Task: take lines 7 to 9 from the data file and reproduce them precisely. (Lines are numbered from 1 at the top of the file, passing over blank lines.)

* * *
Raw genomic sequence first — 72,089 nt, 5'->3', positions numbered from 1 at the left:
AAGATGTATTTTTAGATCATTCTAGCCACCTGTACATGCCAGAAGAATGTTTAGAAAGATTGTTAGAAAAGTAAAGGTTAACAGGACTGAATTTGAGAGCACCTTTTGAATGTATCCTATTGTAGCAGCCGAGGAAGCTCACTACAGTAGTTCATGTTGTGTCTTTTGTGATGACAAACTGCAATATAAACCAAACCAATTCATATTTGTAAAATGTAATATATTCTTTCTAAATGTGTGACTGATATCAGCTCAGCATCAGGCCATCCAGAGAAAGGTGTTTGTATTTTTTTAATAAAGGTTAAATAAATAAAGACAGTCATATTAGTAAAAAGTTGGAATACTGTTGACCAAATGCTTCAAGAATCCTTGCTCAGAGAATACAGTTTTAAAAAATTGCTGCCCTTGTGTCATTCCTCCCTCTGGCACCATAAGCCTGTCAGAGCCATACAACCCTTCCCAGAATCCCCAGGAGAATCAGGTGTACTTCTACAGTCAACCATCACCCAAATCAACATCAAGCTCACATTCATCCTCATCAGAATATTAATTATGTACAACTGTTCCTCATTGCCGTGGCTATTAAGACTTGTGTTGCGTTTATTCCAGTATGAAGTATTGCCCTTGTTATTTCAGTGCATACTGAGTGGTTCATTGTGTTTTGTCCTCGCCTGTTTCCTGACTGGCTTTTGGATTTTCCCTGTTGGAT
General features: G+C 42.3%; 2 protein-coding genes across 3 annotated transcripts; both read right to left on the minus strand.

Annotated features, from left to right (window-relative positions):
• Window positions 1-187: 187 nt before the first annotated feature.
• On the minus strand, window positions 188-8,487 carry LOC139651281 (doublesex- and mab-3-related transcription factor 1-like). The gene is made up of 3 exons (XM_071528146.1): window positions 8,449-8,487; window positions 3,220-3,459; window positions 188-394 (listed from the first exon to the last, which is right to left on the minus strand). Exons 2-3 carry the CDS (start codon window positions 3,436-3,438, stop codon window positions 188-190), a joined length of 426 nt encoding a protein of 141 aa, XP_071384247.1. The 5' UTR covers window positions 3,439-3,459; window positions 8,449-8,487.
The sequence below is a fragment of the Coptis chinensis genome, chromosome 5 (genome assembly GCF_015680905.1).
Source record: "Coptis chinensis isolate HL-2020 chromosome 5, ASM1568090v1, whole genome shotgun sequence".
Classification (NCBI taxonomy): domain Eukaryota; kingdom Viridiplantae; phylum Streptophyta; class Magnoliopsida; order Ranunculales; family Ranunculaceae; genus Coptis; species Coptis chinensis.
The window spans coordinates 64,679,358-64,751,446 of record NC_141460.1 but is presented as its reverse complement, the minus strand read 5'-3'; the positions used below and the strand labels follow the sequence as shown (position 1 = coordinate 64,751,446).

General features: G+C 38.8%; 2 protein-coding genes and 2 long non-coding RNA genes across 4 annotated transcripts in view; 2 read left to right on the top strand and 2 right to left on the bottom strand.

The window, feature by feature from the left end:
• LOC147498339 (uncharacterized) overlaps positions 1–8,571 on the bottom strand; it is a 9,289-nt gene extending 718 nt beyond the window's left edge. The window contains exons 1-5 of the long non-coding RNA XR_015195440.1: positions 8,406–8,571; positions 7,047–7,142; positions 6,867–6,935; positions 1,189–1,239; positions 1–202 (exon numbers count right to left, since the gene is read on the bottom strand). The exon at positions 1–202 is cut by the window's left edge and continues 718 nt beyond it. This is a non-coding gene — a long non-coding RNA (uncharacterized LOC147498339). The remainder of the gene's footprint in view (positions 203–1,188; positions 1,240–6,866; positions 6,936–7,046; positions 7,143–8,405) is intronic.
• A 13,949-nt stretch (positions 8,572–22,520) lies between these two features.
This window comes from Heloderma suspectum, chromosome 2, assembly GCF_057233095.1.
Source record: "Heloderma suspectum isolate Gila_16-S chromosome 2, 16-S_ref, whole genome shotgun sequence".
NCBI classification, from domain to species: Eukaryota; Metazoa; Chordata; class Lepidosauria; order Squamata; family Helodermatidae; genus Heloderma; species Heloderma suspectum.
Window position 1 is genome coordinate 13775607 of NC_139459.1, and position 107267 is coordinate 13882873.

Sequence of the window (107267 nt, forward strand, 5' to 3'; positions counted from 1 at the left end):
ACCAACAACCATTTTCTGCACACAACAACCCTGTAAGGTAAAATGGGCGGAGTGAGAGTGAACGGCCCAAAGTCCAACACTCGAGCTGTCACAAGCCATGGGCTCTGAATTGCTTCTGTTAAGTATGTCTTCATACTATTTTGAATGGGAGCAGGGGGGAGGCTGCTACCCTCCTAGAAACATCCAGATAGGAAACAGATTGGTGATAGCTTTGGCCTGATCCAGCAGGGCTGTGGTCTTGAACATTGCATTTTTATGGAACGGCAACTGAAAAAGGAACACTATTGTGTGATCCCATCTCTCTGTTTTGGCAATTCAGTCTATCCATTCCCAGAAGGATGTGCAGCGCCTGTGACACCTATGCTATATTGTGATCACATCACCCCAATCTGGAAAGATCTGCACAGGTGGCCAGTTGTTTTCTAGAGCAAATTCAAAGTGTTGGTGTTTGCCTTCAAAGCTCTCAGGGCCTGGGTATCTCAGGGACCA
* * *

The sequence below is a fragment of the Coptis chinensis genome, chromosome 5 (genome assembly GCF_015680905.1).
Source record: "Coptis chinensis isolate HL-2020 chromosome 5, ASM1568090v1, whole genome shotgun sequence".
Classification (NCBI taxonomy): domain Eukaryota; kingdom Viridiplantae; phylum Streptophyta; class Magnoliopsida; order Ranunculales; family Ranunculaceae; genus Coptis; species Coptis chinensis.